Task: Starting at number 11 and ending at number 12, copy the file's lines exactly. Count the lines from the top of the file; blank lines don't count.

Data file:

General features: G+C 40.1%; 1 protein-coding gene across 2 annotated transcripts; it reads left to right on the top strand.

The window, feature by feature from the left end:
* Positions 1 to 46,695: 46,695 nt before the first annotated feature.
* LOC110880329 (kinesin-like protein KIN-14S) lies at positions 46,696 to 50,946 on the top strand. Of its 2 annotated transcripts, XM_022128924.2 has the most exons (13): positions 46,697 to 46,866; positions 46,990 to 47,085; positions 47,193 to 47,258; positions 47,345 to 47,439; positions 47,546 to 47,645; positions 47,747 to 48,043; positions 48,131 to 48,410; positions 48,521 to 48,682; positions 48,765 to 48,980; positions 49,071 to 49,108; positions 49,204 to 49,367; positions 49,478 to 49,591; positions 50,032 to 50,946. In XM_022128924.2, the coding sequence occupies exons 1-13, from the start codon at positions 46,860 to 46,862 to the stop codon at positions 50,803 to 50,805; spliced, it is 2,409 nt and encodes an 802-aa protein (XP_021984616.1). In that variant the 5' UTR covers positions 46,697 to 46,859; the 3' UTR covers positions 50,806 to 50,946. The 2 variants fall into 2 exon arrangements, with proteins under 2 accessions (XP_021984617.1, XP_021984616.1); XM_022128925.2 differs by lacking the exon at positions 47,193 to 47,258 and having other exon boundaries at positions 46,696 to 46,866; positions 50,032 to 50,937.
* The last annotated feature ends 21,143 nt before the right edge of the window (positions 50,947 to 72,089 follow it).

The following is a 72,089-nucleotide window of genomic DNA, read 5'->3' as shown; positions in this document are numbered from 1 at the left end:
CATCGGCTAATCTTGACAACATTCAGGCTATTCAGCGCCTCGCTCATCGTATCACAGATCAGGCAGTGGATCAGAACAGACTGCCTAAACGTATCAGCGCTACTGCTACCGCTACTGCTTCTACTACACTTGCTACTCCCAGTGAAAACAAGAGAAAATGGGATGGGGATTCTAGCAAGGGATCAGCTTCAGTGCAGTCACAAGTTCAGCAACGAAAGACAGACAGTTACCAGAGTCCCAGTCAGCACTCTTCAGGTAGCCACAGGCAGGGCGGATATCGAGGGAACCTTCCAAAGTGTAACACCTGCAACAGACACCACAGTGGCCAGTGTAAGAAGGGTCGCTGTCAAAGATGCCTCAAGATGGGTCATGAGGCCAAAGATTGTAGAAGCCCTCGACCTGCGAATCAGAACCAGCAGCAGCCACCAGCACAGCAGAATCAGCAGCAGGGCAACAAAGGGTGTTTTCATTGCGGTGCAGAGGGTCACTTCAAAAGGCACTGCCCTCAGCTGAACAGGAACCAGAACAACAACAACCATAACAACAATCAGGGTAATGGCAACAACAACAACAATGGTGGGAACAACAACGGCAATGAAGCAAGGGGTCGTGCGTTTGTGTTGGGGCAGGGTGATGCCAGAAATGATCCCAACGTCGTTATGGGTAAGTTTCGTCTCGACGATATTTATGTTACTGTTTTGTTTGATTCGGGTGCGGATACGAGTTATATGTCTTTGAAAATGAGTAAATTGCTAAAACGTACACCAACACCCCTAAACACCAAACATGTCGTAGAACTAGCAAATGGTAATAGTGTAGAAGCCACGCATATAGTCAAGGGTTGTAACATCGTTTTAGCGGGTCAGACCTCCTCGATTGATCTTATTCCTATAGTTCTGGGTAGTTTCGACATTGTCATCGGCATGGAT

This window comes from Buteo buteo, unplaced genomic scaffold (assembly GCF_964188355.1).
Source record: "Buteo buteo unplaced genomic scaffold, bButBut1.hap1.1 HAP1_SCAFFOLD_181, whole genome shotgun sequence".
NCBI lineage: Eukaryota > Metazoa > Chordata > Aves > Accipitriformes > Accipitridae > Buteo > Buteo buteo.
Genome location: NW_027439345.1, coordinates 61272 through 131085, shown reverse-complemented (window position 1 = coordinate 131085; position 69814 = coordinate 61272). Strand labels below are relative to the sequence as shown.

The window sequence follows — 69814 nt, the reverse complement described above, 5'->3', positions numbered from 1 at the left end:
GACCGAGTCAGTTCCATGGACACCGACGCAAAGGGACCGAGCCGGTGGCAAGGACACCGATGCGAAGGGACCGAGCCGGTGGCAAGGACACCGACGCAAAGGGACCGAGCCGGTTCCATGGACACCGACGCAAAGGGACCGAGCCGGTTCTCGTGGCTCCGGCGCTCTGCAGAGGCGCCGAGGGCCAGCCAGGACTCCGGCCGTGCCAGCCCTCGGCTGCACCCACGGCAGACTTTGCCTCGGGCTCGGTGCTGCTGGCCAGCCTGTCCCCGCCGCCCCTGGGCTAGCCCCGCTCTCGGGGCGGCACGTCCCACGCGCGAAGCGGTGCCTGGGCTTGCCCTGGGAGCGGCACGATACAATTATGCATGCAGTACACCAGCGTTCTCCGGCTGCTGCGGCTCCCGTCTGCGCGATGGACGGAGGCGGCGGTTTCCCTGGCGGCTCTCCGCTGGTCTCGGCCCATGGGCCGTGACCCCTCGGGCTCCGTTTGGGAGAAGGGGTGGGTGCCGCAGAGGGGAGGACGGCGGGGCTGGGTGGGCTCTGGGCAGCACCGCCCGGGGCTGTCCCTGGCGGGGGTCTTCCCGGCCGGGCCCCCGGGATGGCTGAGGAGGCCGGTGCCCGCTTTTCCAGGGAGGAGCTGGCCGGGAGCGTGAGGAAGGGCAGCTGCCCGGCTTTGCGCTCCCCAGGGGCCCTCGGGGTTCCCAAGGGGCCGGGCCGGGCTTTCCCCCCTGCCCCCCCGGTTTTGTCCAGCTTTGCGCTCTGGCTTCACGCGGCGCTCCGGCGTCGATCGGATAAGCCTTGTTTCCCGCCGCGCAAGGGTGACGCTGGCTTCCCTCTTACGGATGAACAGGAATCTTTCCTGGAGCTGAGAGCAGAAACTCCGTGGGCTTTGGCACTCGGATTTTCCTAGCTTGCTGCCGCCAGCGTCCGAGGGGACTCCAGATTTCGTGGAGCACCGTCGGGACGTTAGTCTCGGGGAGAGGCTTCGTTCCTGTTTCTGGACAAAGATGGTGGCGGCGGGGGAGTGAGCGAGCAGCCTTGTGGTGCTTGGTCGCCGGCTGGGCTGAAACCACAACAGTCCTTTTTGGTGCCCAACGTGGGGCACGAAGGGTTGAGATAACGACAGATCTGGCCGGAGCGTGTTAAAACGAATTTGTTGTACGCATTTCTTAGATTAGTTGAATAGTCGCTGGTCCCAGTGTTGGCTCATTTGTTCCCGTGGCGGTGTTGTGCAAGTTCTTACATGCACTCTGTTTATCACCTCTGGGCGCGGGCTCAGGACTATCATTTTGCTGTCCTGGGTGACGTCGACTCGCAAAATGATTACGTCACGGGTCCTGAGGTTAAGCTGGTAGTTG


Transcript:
Genome location: NW_027439345.1, coordinates 61272 through 131085, shown reverse-complemented (window position 1 = coordinate 131085; position 69814 = coordinate 61272). Strand labels below are relative to the sequence as shown.

The window sequence follows — 69814 nt, the reverse complement described above, 5'->3', positions numbered from 1 at the left end: